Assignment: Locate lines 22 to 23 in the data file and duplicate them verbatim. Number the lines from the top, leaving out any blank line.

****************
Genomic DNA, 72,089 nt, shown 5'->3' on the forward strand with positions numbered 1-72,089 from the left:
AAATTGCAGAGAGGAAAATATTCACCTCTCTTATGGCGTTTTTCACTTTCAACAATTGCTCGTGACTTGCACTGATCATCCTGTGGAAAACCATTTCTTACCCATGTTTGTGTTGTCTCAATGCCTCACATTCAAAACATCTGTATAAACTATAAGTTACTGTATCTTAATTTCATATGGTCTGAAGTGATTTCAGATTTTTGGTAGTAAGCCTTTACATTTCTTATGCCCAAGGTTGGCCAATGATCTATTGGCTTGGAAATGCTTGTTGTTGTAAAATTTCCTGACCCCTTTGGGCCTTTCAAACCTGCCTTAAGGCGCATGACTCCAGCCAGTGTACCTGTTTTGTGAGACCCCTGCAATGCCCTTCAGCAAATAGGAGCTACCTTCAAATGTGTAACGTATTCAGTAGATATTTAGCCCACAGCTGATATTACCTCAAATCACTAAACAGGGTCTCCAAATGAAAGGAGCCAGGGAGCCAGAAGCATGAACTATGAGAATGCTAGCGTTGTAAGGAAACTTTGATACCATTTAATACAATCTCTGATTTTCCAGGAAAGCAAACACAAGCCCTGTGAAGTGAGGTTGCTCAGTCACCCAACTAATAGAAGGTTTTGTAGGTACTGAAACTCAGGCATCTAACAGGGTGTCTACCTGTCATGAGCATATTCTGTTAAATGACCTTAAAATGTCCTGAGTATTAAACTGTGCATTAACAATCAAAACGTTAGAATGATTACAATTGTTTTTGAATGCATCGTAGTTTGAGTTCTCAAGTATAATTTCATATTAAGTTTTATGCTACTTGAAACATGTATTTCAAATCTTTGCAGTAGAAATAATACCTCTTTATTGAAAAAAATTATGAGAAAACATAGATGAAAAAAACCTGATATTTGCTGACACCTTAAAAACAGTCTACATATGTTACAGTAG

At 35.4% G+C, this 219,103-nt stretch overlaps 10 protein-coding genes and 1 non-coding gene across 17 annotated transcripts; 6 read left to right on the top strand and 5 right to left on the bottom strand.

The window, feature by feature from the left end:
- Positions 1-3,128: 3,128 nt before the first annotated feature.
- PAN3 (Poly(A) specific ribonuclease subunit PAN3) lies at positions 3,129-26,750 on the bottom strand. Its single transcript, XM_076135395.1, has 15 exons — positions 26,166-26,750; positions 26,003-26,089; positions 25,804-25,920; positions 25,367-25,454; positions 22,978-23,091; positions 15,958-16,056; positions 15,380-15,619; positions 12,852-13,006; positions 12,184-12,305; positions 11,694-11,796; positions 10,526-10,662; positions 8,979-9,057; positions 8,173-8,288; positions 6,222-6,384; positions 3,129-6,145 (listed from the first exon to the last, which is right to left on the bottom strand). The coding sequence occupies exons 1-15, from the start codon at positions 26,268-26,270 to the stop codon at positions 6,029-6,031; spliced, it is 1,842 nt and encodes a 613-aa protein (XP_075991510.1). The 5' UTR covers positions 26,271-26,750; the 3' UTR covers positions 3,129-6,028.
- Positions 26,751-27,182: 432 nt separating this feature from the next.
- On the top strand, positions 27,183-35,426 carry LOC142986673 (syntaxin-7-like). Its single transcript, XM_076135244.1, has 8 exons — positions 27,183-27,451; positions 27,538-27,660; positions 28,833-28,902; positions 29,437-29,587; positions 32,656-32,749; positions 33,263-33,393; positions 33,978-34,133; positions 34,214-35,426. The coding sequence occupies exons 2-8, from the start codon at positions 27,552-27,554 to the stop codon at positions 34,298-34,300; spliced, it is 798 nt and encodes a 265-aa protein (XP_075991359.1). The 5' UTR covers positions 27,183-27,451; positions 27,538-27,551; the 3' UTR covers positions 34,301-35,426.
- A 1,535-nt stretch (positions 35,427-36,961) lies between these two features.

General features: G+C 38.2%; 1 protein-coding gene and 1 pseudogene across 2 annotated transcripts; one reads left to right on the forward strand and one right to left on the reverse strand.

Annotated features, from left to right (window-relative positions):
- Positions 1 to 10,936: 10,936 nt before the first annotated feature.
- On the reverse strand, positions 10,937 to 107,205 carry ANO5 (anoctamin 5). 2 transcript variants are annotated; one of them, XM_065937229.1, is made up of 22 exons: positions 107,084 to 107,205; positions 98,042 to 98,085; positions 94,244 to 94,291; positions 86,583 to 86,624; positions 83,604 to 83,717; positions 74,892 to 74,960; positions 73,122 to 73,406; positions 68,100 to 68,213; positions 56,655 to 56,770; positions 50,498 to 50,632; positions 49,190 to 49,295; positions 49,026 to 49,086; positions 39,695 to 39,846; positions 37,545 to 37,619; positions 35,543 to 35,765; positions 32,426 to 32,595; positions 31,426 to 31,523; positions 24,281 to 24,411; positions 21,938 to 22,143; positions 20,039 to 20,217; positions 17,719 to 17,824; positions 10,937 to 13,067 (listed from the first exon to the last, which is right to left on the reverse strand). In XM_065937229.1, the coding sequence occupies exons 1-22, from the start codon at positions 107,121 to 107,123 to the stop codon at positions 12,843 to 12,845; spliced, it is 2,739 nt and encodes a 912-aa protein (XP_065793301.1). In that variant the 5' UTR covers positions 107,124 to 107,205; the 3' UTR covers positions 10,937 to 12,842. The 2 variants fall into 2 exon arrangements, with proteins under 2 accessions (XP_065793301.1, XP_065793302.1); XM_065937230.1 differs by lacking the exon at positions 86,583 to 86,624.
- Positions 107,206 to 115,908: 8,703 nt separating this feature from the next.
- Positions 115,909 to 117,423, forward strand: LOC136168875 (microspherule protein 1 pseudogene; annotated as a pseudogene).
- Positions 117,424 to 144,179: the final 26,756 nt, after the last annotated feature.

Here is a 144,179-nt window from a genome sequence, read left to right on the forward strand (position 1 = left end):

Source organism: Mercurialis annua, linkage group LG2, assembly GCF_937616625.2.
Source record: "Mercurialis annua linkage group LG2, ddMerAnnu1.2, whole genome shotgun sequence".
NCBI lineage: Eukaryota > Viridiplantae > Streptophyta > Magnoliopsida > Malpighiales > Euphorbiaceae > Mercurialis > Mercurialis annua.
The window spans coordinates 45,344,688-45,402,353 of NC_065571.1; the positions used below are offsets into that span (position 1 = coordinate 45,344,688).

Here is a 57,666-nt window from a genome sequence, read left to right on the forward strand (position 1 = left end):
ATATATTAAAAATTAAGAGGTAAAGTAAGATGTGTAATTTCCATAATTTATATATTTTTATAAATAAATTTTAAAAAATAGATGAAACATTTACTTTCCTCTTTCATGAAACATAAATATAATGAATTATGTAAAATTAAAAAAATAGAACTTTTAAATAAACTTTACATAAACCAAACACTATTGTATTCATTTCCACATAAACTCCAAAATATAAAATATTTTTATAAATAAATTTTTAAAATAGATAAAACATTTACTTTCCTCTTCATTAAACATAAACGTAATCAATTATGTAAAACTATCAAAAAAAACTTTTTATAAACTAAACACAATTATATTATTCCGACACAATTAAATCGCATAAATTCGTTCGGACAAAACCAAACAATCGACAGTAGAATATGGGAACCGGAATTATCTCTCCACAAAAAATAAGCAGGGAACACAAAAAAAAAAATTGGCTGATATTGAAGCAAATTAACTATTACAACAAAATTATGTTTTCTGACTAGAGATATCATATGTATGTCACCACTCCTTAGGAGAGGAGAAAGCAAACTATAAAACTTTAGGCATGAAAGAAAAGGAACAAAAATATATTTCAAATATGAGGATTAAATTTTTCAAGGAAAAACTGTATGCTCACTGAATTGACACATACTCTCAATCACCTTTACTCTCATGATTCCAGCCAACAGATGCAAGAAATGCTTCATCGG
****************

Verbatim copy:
Here is a 57,666-nt window from a genome sequence, read left to right on the forward strand (position 1 = left end):
ATATATTAAAAATTAAGAGGTAAAGTAAGATGTGTAATTTCCATAATTTATATATTTTTATAAATAAATTTTAAAAAATAGATGAAACATTTACTTTCCTCTTTCATGAAACATAAATATAATGAATTATGTAAAATTAAAAAAATAGAACTTTTAAATAAACTTTACATAAACCAAACACTATTGTATTCATTTCCACATAAACTCCAAAATATAAAATATTTTTATAAATAAATTTTTAAAATAGATAAAACATTTACTTTCCTCTTCATTAAACATAAACGTAATCAATTATGTAAAACTATCAAAAAAAACTTTTTATAAACTAAACACAATTATATTATTCCGACACAATTAAATCGCATAAATTCGTTCGGACAAAACCAAACAATCGACAGTAGAATATGGGAACCGGAATTATCTCTCCACAAAAAATAAGCAGGGAACACAAAAAAAAAAATTGGCTGATATTGAAGCAAATTAACTATTACAACAAAATTATGTTTTCTGACTAGAGATATCATATGTATGTCACCACTCCTTAGGAGAGGAGAAAGCAAACTATAAAACTTTAGGCATGAAAGAAAAGGAACAAAAATATATTTCAAATATGAGGATTAAATTTTTCAAGGAAAAACTGTATGCTCACTGAATTGACACATACTCTCAATCACCTTTACTCTCATGATTCCAGCCAACAGATGCAAGAAATGCTTCATCGG